The pandemic has challenged the way libraries connect and engage with their local communities. Here are some of the exciting findings shared by presenters as part of the OPLA Community-Led Think Tank's Community Conversation and what they might mean for the future of community librarianship.
As part of the Public Library Leaders Fellowship (PLLF) program, my colleagues and I recently had the opportunity to visit Cuyahoga County Public Library (CCPL), where we spent two days learning about best practices in the area of strategic planning, labour relations, community development, and partnerships. Led by current American Library Association president, Sari Feldman, CCPL is a model for public libraries across North America.
We left CCPL brimming with ideas, everything from new programs and impact measurement, to innovative partnerships.
A partnership between the Canadian Urban Libraries Council and the University of Toronto’s iSchool, the PLLF program is an innovative executive leadership program that empowers public library professionals to be proactive leaders in the global information environment.
The program combines instructional hours, immersive site visits to model libraries, and practical, back-at-office work. The program also provides an opportunity to showcase leading Canadian public libraries such as Toronto, Edmonton, and Vancouver to librarians across North America. As stated by two of the program’s founding members, Rebecca Raven and Lita Barrie, the PLLF program is about the future of public libraries and the changing communities they serve.
In 2015, the Bill & Melinda Gates Foundation funded research on the state of leadership training programs for librarians worldwide. The resulting report “Cultivating Global Library Leadership” found that participating in a leadership program is transformative for librarians and their communities and recognizes that “tremendous potential exists in the library sector to meet community needs but that it can only be unlocked by effective and visionary leadership.”
The report recommends that all leadership programs need to prepare libraries for 21st century challenges, expand networking opportunities, and target curricula. As a member of the PLLF program, I can attest to the fact that it meets all of these recommendations.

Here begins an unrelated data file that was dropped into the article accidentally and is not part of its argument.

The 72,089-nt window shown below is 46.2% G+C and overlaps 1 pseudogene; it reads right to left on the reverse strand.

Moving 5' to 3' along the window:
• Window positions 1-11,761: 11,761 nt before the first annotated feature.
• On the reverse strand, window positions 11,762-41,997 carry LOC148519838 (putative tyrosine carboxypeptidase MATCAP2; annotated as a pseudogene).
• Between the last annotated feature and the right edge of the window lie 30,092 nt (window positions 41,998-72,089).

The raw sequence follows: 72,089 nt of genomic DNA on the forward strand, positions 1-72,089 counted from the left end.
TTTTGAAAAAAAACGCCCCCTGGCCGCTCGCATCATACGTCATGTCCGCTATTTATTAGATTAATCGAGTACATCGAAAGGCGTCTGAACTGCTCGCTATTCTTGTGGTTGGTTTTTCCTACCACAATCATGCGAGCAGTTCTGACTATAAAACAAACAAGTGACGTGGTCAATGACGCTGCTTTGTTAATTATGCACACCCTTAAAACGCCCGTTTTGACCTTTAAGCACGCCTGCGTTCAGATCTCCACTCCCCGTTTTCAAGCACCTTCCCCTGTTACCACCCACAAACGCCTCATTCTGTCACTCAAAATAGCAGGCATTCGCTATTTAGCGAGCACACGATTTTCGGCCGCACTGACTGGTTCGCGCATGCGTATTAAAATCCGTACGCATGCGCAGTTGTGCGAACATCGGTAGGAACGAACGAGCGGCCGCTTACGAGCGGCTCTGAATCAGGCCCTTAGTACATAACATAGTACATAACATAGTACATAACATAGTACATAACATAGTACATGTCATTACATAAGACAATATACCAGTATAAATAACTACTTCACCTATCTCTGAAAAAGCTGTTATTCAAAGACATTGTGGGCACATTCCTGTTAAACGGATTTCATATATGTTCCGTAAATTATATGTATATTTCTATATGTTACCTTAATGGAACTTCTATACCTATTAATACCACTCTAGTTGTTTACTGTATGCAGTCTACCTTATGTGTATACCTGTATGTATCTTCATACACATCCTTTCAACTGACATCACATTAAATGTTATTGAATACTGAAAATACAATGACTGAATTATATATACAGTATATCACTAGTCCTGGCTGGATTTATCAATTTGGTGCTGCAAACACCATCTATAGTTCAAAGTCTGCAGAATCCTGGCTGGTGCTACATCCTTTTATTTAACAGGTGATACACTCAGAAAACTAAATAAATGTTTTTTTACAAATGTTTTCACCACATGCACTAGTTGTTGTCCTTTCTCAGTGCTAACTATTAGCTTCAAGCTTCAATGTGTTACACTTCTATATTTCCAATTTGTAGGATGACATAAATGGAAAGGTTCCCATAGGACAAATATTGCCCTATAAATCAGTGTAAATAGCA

Preparing for 21st Century Challenges
With instructional topics such as advocacy, partnerships, community development, and governance, the PLLF program aims to prepare library leaders for the challenges and opportunities they will face in the 21st century. One of the challenges currently facing public libraries is how to better measure the impact libraries have on their communities. Traditionally we have relied on visits and circulation as measures to prove our importance. While usage statistics are important, they are no longer enough to demonstrate relevance to funders. In learning best practices in impact measurement from leading library systems such as CCPL, program participants are able to implement some of those same measurements within their own libraries.
Another great aspect of the PLLF program is that it focuses solely on public libraries, keeping all content relevant to public library leaders and the challenges and opportunities they face. One instructional unit focuses on advocacy, partnerships, and collaborations. In this unit, participants assess the potential of partnerships and relationships that advance library mission, leverage library strengths, and position the library as an asset. This is relevant learning for any library leader today as we strive to meet the needs of our community.
Perhaps the best feature of the PLLF program is the networking opportunity it affords. Participants progress through the program as a cohort, learning together in a safe environment. These informal networks have created a community and support system that participants will keep throughout their careers. PLLF also presents opportunities to network with library leaders across Canada and the U.S. during site visits. The instructional units are also taught by public library CEOs and experts, such as Sandra Singh, Ken Roberts and Wendy Newman. Program participants have the unique opportunity to learn from those that are active in the profession and are widely recognized for their stewardship.
Impact and Outcomes
With the third iteration of the PLLF program set to commence in the fall of 2016, public library CEOs should consider this program an investment in succession management. PLLF has demonstrated success in preparing mid level managers for executive leadership with many of its participants going on to assume Director or CEO level positions in public libraries, including Rebecca Raven, CEO of Brampton Public Library, and Pilar Martinez, CEO of Edmonton Public Library.
As I reach the end of this program, I am extremely proud to be part of a community of library leaders who are better equipped to meet the challenges and opportunities faced by Canadian public libraries and the communities we serve. I am truly inspired and excited by what lies ahead.
Michelle Sawh is the Manager of Service Delivery at the Markham Public Library. She can be reached at msawh [at] markham.library.on.ca.